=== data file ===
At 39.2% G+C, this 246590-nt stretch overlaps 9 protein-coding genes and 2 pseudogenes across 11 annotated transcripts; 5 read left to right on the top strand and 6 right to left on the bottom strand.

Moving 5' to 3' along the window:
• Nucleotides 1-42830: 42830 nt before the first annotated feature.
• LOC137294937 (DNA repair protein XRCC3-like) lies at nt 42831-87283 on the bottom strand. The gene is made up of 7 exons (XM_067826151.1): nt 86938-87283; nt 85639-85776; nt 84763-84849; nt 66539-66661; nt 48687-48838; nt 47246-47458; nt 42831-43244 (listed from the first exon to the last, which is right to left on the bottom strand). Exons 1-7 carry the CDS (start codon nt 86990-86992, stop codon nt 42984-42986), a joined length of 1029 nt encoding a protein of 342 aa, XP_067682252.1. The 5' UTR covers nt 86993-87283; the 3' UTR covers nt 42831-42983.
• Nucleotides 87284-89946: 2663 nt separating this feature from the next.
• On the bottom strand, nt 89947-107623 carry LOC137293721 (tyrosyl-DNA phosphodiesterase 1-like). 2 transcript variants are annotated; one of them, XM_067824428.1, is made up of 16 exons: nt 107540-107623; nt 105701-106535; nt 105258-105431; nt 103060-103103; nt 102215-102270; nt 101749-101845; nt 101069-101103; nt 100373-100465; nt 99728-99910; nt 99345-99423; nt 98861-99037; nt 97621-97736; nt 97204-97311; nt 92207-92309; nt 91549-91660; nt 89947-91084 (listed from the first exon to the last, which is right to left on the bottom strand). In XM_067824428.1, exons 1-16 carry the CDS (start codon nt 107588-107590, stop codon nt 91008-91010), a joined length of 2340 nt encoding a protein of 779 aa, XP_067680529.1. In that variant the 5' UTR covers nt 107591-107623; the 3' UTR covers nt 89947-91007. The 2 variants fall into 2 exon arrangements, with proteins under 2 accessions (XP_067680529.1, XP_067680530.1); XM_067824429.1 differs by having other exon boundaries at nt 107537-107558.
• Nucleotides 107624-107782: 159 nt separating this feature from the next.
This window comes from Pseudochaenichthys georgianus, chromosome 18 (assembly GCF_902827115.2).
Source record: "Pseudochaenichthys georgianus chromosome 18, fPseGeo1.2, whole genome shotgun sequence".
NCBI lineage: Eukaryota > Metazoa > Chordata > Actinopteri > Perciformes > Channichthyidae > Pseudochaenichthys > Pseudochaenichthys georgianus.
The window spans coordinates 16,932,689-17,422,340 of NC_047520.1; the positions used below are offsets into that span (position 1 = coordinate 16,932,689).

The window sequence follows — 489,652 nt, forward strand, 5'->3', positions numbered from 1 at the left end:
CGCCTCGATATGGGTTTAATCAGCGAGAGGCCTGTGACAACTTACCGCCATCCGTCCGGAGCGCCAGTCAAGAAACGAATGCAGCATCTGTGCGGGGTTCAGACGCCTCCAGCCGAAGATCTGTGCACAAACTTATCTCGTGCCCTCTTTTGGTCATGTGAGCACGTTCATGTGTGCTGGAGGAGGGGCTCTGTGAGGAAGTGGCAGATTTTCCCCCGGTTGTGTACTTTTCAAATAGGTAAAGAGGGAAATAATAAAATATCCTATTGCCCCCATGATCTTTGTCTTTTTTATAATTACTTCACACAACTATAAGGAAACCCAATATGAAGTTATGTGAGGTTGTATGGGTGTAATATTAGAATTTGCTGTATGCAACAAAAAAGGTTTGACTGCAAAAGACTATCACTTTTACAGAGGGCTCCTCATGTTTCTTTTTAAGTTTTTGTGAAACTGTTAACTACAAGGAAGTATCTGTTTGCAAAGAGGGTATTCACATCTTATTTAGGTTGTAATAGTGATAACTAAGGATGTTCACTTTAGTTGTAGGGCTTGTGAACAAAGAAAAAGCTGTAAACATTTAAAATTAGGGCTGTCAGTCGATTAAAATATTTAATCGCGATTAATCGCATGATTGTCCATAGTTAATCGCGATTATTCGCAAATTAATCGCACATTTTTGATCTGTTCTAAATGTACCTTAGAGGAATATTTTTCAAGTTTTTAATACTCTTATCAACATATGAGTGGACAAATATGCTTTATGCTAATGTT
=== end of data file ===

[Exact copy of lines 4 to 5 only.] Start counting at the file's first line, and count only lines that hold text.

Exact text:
• LOC137294937 (DNA repair protein XRCC3-like) lies at nt 42831-87283 on the bottom strand. The gene is made up of 7 exons (XM_067826151.1): nt 86938-87283; nt 85639-85776; nt 84763-84849; nt 66539-66661; nt 48687-48838; nt 47246-47458; nt 42831-43244 (listed from the first exon to the last, which is right to left on the bottom strand). Exons 1-7 carry the CDS (start codon nt 86990-86992, stop codon nt 42984-42986), a joined length of 1029 nt encoding a protein of 342 aa, XP_067682252.1. The 5' UTR covers nt 86993-87283; the 3' UTR covers nt 42831-42983.
• Nucleotides 87284-89946: 2663 nt separating this feature from the next.